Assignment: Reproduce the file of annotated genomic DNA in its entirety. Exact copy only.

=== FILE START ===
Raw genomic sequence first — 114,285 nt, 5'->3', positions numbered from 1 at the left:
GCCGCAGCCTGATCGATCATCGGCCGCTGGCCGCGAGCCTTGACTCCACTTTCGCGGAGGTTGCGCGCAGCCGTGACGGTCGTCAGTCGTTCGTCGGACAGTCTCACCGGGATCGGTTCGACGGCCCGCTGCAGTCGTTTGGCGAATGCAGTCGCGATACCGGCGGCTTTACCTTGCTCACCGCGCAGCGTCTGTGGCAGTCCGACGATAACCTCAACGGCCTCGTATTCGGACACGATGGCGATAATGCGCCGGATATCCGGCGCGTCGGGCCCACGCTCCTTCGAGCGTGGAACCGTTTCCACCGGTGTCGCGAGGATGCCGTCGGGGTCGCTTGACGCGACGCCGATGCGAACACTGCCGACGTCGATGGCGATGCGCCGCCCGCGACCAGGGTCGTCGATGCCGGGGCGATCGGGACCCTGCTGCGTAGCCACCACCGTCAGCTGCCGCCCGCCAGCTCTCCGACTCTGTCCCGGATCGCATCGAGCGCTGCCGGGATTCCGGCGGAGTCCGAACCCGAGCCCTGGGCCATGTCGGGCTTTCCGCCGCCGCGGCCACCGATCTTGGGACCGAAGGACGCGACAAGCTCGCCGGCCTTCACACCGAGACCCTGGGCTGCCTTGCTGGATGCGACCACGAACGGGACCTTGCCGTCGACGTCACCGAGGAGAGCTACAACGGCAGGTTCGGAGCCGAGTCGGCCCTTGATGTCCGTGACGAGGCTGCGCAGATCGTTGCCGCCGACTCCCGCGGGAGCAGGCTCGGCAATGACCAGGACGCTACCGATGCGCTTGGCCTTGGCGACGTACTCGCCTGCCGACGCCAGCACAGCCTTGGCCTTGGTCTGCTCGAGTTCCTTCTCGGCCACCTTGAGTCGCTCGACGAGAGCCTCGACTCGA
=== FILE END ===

Raw genomic sequence first — 114,285 nt, 5'->3', positions numbered from 1 at the left:
GCCGCAGCCTGATCGATCATCGGCCGCTGGCCGCGAGCCTTGACTCCACTTTCGCGGAGGTTGCGCGCAGCCGTGACGGTCGTCAGTCGTTCGTCGGACAGTCTCACCGGGATCGGTTCGACGGCCCGCTGCAGTCGTTTGGCGAATGCAGTCGCGATACCGGCGGCTTTACCTTGCTCACCGCGCAGCGTCTGTGGCAGTCCGACGATAACCTCAACGGCCTCGTATTCGGACACGATGGCGATAATGCGCCGGATATCCGGCGCGTCGGGCCCACGCTCCTTCGAGCGTGGAACCGTTTCCACCGGTGTCGCGAGGATGCCGTCGGGGTCGCTTGACGCGACGCCGATGCGAACACTGCCGACGTCGATGGCGATGCGCCGCCCGCGACCAGGGTCGTCGATGCCGGGGCGATCGGGACCCTGCTGCGTAGCCACCACCGTCAGCTGCCGCCCGCCAGCTCTCCGACTCTGTCCCGGATCGCATCGAGCGCTGCCGGGATTCCGGCGGAGTCCGAACCCGAGCCCTGGGCCATGTCGGGCTTTCCGCCGCCGCGGCCACCGATCTTGGGACCGAAGGACGCGACAAGCTCGCCGGCCTTCACACCGAGACCCTGGGCTGCCTTGCTGGATGCGACCACGAACGGGACCTTGCCGTCGACGTCACCGAGGAGAGCTACAACGGCAGGTTCGGAGCCGAGTCGGCCCTTGATGTCCGTGACGAGGCTGCGCAGATCGTTGCCGCCGACTCCCGCGGGAGCAGGCTCGGCAATGACCAGGACGCTACCGATGCGCTTGGCCTTGGCGACGTACTCGCCTGCCGACGCCAGCACAGCCTTGGCCTTGGTCTGCTCGAGTTCCTTCTCGGCCACCTTGAGTCGCTCGACGAGAGCCTCGACTCGA